Testing phase is a really important phase. It’s important because this is where testers get to know how things work at users end. It eliminates end users from working and complaining about the issues. So let's imagine that the developer has finished coding the new features and requirements, and then when the user logs out, then it actually does not clear the session in the browser and when another person walks up to the computer and clicks on the login button or clicks at the refresh page and they gain access to the previous account, get access to all of their money and start making payments on various things. It would be a huge and expensive terrible bug that would get released if the testers didn’t have tested these types of things beforehand. So what does a tester do during the testing phase? Now that we have the servers all setup and the database is all setup, developers have finished coding, they’ve given an application, an actual website that we can log into. Now the testers can start testing and executing our test cases from the test plans that were created, validate that all of the requirements that have been met, make sure all of the functionalities work as expected, find as many bugs as we possibly can, which could be color schemed as incorrect or there’s a user interface bug somewhere. There are so many mistakes that a developer can make and do make frequently . So as the testers test, they will start to find bugs and what they will do is that they will report then in a bug tracking system which will then be assigned to a developer. Developers will go in and they will fix the issue and they will assign it back to the tester and this is called a “Bug Lifecycle”.
In the deployment phase, the operations team will end nearing the staging or development environment systems that have been tested in and get them ready for production. This means that the new hardwares or brand new servers will be setup which will be scalable for production. This includes all such as setting up the links, setting up the databases for real users, seeking up with the development teams and release managers and other necessary setups. Once all of the tasks are completed, the application will go-live to the real users. This brings us to the final phase of SDLC - Maintenance.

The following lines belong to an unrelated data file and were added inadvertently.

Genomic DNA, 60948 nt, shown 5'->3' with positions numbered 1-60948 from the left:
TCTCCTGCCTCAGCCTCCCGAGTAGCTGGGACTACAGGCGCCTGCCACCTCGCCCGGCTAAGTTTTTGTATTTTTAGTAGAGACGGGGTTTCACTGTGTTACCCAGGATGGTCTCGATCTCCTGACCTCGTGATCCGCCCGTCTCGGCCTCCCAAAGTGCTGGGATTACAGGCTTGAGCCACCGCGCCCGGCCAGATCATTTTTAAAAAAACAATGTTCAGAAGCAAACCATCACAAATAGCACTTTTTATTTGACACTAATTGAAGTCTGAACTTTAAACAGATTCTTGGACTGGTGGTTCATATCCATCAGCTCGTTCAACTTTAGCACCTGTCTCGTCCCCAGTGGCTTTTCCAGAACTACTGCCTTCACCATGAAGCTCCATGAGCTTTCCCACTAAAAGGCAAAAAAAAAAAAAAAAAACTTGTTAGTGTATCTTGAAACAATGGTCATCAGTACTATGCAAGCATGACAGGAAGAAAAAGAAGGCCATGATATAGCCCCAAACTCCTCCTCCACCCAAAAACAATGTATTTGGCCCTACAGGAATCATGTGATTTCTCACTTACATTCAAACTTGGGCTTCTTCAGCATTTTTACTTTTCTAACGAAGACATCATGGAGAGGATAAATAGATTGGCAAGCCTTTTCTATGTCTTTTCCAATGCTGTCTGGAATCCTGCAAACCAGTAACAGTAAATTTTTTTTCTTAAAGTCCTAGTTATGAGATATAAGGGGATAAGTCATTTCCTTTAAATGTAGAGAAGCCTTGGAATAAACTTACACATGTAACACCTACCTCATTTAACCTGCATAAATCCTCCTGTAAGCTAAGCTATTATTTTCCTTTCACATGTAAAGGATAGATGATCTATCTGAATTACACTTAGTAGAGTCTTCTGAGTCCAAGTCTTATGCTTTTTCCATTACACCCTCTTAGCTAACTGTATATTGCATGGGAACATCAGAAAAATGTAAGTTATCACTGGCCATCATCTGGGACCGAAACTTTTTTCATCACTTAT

So after the application has been launched and released to the end users, and let’s say that the application became so successful and millions of users are logging in and registering into the application, then we need to maintain the servers and the environments and need to monitor the load and the stress and everything that's coming on the server’s by many users logging in and using it, so that it doesn't bring down the system. If necessary, we need to make larger servers, larger databases, and maybe we need to get faster servers. So there’s a lot of stuff that goes on during the maintenance phase. There will be bugs found in production and its called Production Support. Frequently users will email with their issues and these should be taken into consideration immediately and investigated on what they are complaining about or what their issue is, figure it out and write up a bug, get it resolved and do another deployment to production with issues fixed.
So to summarize, we’ve discussed Planning, Requirement Analysis, Design, Implementation, Testing, Deployment and Maintenance coving all phases of Software Development Life Cycle (SDLC).
In the maintenance phase, new features will come through, new requirements will come through and this will restart the whole process again and be able to get new stuff added into the existing application in a timely and proper way.